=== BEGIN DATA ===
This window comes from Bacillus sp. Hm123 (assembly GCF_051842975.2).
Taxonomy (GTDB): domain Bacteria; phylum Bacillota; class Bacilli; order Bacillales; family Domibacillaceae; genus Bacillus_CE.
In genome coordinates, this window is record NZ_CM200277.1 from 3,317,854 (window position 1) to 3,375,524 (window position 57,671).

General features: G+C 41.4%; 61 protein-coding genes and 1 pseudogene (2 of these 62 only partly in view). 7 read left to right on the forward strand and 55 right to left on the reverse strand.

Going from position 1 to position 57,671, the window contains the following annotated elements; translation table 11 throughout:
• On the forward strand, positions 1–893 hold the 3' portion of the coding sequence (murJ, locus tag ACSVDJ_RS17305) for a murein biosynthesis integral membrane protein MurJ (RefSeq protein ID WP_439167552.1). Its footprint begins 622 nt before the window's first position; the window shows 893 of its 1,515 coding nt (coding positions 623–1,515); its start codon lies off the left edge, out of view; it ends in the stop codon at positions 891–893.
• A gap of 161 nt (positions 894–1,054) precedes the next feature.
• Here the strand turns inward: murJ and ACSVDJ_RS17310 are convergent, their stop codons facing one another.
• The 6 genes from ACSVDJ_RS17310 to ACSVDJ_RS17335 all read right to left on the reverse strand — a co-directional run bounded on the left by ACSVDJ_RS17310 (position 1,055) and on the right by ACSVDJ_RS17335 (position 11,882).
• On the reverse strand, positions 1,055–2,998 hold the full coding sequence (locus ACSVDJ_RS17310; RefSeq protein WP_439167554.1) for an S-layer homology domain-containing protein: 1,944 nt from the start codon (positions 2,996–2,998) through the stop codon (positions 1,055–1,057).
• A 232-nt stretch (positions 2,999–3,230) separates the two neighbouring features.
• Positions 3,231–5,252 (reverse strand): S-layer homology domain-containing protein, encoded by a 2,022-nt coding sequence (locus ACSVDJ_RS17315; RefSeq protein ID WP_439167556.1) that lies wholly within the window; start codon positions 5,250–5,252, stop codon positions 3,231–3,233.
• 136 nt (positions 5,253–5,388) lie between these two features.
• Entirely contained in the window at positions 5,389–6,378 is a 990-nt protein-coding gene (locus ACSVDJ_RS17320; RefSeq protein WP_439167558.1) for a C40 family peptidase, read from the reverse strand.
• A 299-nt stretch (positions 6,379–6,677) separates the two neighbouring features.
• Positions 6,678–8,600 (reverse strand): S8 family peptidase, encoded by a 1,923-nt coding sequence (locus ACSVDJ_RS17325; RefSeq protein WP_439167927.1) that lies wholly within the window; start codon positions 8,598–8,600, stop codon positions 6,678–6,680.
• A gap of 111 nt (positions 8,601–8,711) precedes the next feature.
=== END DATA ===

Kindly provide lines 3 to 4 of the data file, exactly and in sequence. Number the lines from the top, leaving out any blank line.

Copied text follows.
In genome coordinates, this window is record NZ_CM200277.1 from 3,317,854 (window position 1) to 3,375,524 (window position 57,671).

General features: G+C 41.4%; 61 protein-coding genes and 1 pseudogene (2 of these 62 only partly in view). 7 read left to right on the forward strand and 55 right to left on the reverse strand.